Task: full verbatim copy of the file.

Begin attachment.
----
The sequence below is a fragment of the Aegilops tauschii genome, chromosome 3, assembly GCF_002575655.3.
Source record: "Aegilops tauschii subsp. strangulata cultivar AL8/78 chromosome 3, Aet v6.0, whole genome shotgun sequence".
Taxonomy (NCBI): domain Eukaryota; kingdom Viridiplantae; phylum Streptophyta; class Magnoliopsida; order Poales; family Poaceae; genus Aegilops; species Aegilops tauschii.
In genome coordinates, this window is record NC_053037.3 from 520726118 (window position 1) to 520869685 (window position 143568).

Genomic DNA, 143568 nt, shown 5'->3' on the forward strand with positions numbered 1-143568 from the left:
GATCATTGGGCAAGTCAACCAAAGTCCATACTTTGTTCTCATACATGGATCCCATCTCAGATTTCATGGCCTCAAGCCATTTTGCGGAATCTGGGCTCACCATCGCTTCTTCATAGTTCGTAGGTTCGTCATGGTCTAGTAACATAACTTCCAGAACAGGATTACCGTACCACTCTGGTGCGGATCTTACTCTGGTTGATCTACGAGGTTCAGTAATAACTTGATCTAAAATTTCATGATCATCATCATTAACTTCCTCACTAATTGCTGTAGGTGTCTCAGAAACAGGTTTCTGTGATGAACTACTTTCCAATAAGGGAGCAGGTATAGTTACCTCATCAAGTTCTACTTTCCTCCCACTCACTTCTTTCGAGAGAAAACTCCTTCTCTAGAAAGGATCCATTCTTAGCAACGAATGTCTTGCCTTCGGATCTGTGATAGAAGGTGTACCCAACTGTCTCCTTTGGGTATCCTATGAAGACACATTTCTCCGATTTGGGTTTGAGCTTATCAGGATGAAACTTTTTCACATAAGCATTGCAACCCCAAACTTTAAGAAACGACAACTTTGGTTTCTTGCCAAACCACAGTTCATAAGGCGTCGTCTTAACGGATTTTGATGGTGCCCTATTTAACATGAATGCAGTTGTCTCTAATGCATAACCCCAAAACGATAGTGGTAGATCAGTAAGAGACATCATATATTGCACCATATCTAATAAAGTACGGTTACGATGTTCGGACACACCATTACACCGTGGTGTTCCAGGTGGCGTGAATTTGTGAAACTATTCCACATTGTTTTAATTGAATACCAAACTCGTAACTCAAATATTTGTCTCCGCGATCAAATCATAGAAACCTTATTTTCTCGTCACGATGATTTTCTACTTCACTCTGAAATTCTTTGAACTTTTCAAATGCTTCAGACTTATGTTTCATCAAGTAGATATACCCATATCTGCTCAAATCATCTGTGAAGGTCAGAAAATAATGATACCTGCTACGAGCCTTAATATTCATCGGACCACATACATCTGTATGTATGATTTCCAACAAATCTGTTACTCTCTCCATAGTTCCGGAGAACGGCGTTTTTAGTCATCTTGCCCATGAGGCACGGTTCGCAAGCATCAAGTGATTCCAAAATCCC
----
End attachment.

The sequence below is a fragment of the Aegilops tauschii genome, chromosome 3, assembly GCF_002575655.3.
Source record: "Aegilops tauschii subsp. strangulata cultivar AL8/78 chromosome 3, Aet v6.0, whole genome shotgun sequence".
Taxonomy (NCBI): domain Eukaryota; kingdom Viridiplantae; phylum Streptophyta; class Magnoliopsida; order Poales; family Poaceae; genus Aegilops; species Aegilops tauschii.
In genome coordinates, this window is record NC_053037.3 from 520726118 (window position 1) to 520869685 (window position 143568).

Genomic DNA, 143568 nt, shown 5'->3' on the forward strand with positions numbered 1-143568 from the left:
GATCATTGGGCAAGTCAACCAAAGTCCATACTTTGTTCTCATACATGGATCCCATCTCAGATTTCATGGCCTCAAGCCATTTTGCGGAATCTGGGCTCACCATCGCTTCTTCATAGTTCGTAGGTTCGTCATGGTCTAGTAACATAACTTCCAGAACAGGATTACCGTACCACTCTGGTGCGGATCTTACTCTGGTTGATCTACGAGGTTCAGTAATAACTTGATCTAAAATTTCATGATCATCATCATTAACTTCCTCACTAATTGCTGTAGGTGTCTCAGAAACAGGTTTCTGTGATGAACTACTTTCCAATAAGGGAGCAGGTATAGTTACCTCATCAAGTTCTACTTTCCTCCCACTCACTTCTTTCGAGAGAAAACTCCTTCTCTAGAAAGGATCCATTCTTAGCAACGAATGTCTTGCCTTCGGATCTGTGATAGAAGGTGTACCCAACTGTCTCCTTTGGGTATCCTATGAAGACACATTTCTCCGATTTGGGTTTGAGCTTATCAGGATGAAACTTTTTCACATAAGCATTGCAACCCCAAACTTTAAGAAACGACAACTTTGGTTTCTTGCCAAACCACAGTTCATAAGGCGTCGTCTTAACGGATTTTGATGGTGCCCTATTTAACATGAATGCAGTTGTCTCTAATGCATAACCCCAAAACGATAGTGGTAGATCAGTAAGAGACATCATATATTGCACCATATCTAATAAAGTACGGTTACGATGTTCGGACACACCATTACACCGTGGTGTTCCAGGTGGCGTGAATTTGTGAAACTATTCCACATTGTTTTAATTGAATACCAAACTCGTAACTCAAATATTTGTCTCCGCGATCAAATCATAGAAACCTTATTTTCTCGTCACGATGATTTTCTACTTCACTCTGAAATTCTTTGAACTTTTCAAATGCTTCAGACTTATGTTTCATCAAGTAGATATACCCATATCTGCTCAAATCATCTGTGAAGGTCAGAAAATAATGATACCTGCTACGAGCCTTAATATTCATCGGACCACATACATCTGTATGTATGATTTCCAACAAATCTGTTACTCTCTCCATAGTTCCGGAGAACGGCGTTTTTAGTCATCTTGCCCATGAGGCACGGTTCGCAAGCATCAAGTGATTCCAAAATCCC